Best leader of the year? Hmm, Russel Norman’s done a very good job but is very much in his Honeymoon period – he’s yet to be seriously tested. Winston, on the other hand, has come back from the dead in a way that few thought was possible and has dealt with the Horan stuff admirably. So, Winston. Runner up, John Key – as much as I don’t like to admit it John Key must be doing something right – his party is systematically destroying the economy but he’s still the voters’ favorite.
Worst leader of the year? John Banks. That’s the end of the Act party (thanks John, I greatly appreciate that). Runner up, David Shearer – he’s had a year of media honeymoon and he’s pissed it away and alienated his membership in the process. Here’s a tip for 2013 David – figure out what you stand for and then find a way to say it clearly. It’ll be a lot easier to cope in interviews and debates if you are articulating policy from a firm coherent ideological position. Also, show, don’t tell – if you want people to know you’ve got political vision then you need to show it – not bang on endlessly about how you’ve got political vision (honestly it’s like you’ve taken the most literal reading of Lakoff possible).
Best frontbencher of the year? Tony Ryall. Remember the big heath cut scandal of 2012? Neither does anyone else. The circus of ineptitude that has been the fiftieth parliament thus far has allowed Ryall to work under the radar.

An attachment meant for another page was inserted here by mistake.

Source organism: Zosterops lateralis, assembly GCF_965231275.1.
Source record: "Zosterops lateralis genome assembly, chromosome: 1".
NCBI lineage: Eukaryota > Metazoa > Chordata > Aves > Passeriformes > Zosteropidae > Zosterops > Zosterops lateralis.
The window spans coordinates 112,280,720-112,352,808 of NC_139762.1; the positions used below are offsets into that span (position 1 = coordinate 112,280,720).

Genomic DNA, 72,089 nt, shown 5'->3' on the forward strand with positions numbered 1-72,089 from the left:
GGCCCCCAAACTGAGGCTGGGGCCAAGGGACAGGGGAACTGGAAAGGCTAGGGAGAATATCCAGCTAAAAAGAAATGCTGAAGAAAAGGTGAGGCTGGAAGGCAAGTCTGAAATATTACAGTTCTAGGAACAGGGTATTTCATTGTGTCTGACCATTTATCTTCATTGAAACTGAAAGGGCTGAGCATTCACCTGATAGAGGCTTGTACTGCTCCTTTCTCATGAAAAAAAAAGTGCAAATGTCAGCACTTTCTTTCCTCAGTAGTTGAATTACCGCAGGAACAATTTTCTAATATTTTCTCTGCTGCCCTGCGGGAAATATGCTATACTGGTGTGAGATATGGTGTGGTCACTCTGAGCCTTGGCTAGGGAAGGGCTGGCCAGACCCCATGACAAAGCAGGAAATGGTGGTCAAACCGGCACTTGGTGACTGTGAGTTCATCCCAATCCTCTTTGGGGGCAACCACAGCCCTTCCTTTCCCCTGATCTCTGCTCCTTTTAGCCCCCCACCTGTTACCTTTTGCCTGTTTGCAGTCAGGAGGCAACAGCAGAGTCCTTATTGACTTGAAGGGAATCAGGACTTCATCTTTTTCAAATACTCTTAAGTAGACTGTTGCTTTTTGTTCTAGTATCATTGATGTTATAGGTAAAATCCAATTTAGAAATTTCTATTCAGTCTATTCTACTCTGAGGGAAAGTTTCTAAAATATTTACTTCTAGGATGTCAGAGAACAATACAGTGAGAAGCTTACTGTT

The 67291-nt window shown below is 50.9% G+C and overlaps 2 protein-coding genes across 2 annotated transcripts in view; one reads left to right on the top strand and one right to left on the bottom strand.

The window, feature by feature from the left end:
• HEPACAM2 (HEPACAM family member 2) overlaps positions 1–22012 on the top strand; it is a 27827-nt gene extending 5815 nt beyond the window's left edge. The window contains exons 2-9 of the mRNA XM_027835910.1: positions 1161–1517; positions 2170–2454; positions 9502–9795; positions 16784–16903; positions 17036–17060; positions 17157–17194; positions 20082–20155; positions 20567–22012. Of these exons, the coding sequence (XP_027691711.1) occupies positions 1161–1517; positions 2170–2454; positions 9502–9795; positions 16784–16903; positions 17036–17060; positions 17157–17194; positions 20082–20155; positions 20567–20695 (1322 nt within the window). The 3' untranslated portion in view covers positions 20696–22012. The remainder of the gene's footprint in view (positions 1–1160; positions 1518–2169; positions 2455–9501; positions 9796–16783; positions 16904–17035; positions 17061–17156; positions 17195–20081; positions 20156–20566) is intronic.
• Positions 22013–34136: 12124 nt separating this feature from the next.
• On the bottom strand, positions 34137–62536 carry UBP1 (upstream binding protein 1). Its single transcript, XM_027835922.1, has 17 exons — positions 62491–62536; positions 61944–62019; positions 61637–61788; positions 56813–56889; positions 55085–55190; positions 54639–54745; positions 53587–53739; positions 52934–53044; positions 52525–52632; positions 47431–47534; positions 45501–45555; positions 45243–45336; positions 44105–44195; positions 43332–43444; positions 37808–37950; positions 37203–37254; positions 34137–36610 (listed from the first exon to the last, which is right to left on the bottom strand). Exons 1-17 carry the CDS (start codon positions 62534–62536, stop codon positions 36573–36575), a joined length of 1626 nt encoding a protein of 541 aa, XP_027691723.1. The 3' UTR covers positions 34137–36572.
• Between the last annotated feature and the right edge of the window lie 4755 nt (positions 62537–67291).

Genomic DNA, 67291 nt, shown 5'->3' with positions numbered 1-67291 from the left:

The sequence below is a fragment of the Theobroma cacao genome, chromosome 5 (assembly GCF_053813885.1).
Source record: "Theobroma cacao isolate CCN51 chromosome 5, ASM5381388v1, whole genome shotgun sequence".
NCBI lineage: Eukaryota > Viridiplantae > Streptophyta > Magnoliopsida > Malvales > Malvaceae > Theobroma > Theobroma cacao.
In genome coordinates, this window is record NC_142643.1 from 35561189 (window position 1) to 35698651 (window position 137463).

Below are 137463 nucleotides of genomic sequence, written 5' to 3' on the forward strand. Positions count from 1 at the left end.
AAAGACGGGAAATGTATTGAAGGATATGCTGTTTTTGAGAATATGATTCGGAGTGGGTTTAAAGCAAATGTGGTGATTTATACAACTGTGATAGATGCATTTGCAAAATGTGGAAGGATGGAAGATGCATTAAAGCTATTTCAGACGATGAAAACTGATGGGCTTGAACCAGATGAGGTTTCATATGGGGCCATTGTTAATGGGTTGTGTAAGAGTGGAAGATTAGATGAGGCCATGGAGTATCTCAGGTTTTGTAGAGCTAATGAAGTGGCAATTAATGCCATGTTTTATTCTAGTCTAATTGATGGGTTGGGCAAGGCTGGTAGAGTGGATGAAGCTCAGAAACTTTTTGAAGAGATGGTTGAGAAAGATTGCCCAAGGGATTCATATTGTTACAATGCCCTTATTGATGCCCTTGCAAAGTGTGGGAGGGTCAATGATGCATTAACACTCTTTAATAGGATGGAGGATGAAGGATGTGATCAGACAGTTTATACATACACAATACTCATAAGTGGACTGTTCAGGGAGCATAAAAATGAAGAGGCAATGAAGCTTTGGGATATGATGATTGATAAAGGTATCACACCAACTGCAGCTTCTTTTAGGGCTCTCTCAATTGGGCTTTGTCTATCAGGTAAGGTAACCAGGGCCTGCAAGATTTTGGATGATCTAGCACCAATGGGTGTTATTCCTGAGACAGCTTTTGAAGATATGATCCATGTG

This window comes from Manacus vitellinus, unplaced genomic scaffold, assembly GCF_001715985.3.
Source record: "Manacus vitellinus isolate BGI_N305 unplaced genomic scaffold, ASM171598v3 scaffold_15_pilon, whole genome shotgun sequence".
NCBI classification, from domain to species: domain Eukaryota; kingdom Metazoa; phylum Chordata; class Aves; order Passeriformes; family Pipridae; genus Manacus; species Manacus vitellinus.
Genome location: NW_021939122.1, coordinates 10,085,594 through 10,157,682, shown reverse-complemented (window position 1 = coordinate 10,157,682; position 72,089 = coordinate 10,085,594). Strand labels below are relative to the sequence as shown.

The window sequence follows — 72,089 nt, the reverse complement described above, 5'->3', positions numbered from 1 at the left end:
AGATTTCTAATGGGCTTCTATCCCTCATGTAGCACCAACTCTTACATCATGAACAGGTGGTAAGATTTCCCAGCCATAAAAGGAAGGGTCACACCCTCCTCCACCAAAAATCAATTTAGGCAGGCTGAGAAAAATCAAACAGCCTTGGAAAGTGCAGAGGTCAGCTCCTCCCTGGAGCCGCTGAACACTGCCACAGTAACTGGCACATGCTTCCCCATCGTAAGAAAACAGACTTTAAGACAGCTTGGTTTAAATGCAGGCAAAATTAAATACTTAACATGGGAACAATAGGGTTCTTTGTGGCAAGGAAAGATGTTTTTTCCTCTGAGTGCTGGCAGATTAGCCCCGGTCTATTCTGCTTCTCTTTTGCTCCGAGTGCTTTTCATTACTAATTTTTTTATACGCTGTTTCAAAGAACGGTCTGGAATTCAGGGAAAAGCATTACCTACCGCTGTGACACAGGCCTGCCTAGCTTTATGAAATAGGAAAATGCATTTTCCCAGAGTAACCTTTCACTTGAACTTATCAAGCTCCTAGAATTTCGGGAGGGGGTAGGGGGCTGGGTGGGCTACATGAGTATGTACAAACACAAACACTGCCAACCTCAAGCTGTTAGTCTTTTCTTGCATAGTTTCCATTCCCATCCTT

Worst frontbencher? Hekia Parata.
Best backbencher? Well that was a hard one – there have been quite a few backbenchers doing good work. From Gareth Hughes who has been a constant thorn in the side of the government, Andrew Little who took Collins on and won (and bonus points for gangnam styling it in the house – a comic deadpan masterpiece), Julie Anne Genter who has been relentless in showing up the absurdity of the government’s roads of national significance, Sue Morony who’s paid parental leave campaign showed women voters exactly who National are… But I think the backbencher of the year has to be Louisa Wall – in getting her marriage equality bill through it’s first reading she showed the great value of lobbying and of working with supporters outside of parliament to achieve a result.
Worst backbencher? Brendan Horan. Just resign, Brendan.
Political loser of the year? Hekia Parata.
Political winner of the year? The Labour party membership. I think 2012 will come to be seen as a turning point in the Labour party’s history and potentially in the history of democratic participation in New Zealand (and, of course, you can be one of those winners by joining up).